Application of Pita Amataga for Change of Name
Application of PITA AMATAGA for Change of Name
High Court of American Samoa
CA No. 85-95
June 18, 1995
 The territory lacks statutory guidelines for name change proceedings, but at common law a person is free to adopt and use whatever name he or she chooses; however the court is not subject to the whims of every petitioner and will not lend as a matter of course its imprimatur to effect a change of name.
 The court will not grant a name-change application if it is sought for any fraudulent purpose or if it infringes on the rights of others.
 A petitioner applying for a change of name to indicate a familial bond to a matai name must give actual notice of such proceedings to the petitioner’s matai and immediate family, as well as constructive notice to potential persons affected, by way of publication in a newspaper of general circulation.
Before KRUSE, Chief Justice, BETHAM, Associate Judge, and SAGAPOLUTELE, Associate Judge.
Counsel: For Petitioner, Afoa Moega Lutu
ORDER REQUIRING NOTICE & FURTHER HEARING
Petitioner seeks an order changing his name from Pita S. Amataga to Pita Amataga Poumele. This application, if granted, will result in petitioner’s third set of names.
Petitioner was born Kuinitusi Velo on August 1, 1948, as reflected in his birth certificate. Subsequently, and when he was of full age, he consented to his adoption by his maternal uncle Suafoa Amataga, and his wife Gaupule. Consequently, a decree of adoption issued out of this court on December 31, 1969, resulting in, among other things, petitioner’s change of identity to Pita S. Amataga. In apparent pursuance of the decree of adoption, the Registrar of Vital Statistics re-issued a new birth certificate for petitioner reflecting not only his new name but the 289
identity of his new legal parents.1
The application now before the court essentially seeks yet another cognomen change to include the name of “Poumele,” the matai title name of the petitioner’s natural father. The only intelligible reason that we can gather for the application, is that petitioner’s natural father’s family has awarded him a lesser matai title, and that the petitioner would like his legal identity to reflect what he believes are his natural circumstances, for purposes of future matai succession.
[1-2] Unlike a number of other jurisdictions, we lack statutory guidelines for name change proceedings. See Application of Fogapapa Mamea, CA No. 95-92 (Trial Div. Jan. 9, 1992) (order requiring notice and further hearing). At common law, a person is free to adopt and use whatever name he or she chooses; however, the court is not subject to the whims of every petitioner and will not lend as of course its imprimatur to effect a change of name. 57 AM. JUR. 2D, Name, § 22 at page 668. A name change application will not be granted if it is sought for any fraudulent purpose or if it infringes on the rights of others. Id., § 16 at 663.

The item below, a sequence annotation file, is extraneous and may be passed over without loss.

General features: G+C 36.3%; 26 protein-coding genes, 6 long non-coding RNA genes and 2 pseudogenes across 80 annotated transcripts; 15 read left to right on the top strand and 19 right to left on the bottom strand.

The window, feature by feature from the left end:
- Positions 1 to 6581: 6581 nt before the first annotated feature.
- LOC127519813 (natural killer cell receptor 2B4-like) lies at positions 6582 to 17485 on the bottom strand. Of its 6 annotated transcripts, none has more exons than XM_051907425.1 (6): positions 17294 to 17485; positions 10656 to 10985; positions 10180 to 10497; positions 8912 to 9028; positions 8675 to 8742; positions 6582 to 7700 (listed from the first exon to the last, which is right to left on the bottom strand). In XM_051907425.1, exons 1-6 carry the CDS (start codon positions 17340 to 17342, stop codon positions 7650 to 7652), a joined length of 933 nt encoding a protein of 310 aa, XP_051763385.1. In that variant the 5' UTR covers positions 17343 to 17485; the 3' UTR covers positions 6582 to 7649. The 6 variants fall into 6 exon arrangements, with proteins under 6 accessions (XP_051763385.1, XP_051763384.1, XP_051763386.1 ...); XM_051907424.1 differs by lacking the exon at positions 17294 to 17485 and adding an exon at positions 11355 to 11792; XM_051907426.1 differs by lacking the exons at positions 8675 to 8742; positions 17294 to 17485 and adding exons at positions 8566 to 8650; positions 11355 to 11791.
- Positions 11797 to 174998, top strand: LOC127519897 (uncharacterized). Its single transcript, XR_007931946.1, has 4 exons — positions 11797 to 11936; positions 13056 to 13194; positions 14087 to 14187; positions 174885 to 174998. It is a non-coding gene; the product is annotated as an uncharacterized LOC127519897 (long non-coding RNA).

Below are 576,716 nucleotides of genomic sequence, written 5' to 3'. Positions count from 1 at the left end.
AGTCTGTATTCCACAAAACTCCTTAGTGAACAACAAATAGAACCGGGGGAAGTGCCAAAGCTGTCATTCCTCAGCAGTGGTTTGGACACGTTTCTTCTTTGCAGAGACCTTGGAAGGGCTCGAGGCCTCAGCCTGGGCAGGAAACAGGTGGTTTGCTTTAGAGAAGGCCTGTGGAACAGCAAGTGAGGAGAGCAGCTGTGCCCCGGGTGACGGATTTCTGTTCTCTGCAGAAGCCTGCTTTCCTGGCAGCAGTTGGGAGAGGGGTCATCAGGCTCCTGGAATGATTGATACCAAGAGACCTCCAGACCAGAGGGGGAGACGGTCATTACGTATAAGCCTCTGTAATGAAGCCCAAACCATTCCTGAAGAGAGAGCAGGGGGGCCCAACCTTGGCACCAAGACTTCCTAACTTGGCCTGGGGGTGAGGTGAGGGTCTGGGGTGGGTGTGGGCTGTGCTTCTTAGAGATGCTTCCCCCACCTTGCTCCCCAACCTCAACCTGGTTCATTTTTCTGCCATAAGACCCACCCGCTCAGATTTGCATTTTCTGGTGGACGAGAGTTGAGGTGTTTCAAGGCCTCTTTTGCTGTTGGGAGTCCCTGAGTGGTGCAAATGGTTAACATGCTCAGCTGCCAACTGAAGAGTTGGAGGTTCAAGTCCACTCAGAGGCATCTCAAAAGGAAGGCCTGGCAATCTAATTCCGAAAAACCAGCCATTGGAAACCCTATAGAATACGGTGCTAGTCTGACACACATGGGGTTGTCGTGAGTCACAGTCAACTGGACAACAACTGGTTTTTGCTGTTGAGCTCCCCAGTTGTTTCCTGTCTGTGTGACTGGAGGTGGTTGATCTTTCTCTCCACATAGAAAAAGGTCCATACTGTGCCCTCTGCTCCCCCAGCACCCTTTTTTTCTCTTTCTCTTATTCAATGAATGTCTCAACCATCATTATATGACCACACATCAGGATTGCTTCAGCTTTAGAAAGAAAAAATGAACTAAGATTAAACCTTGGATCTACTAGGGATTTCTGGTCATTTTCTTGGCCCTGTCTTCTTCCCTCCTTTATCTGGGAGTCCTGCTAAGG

The petitioner here, like the petitioner in the Application of Fogapapa Mamea, CA No. 95-92, did not satisfactorily address potential complications a name change might impose to his immediate and extended family’s future dealings. In these circumstances, the Mamea court suggested that:
[a]t the very least, an affirmative record should be made to show that the wife and minor children, and probably the matai as well, have been notified of this proceeding and are in agreement with the objective, or at least have reasonable opportunity to present any opposition to the name change. This extra effort will also provide the basis for making any order changing his name a record of the other persons whose names [sic] affected by the change.
Id. at 2. In addition, the Mamea court spoke approvingly of the precautionary step taken by the petitioner there to publish notice of the proceeding in a newspaper of general circulation, thus, “affording some notice to potential creditors and others who may be negatively affected by a name change.” Id. this “advisable” action taken was in keeping wit h a common statutory requirement in other jurisdictions. Id.
 Taking guidance from Mamea, we deem it eminently sensible in the present matter to require actual notice of these proceedings to the
1 A.S.C.A. § 45.0424(b) authorizes the Registrar of Vital Statistics to
issue a new birth certificate showing “the adoptive parents as the natural
parents of the [adopted] child….”
petitioner’s matai and immediate family, as well as constructive notice to potential persons affected, by way of publication in a newspaper of general circulation. Thereafter this matter will further set for hearing.
It is so ordered.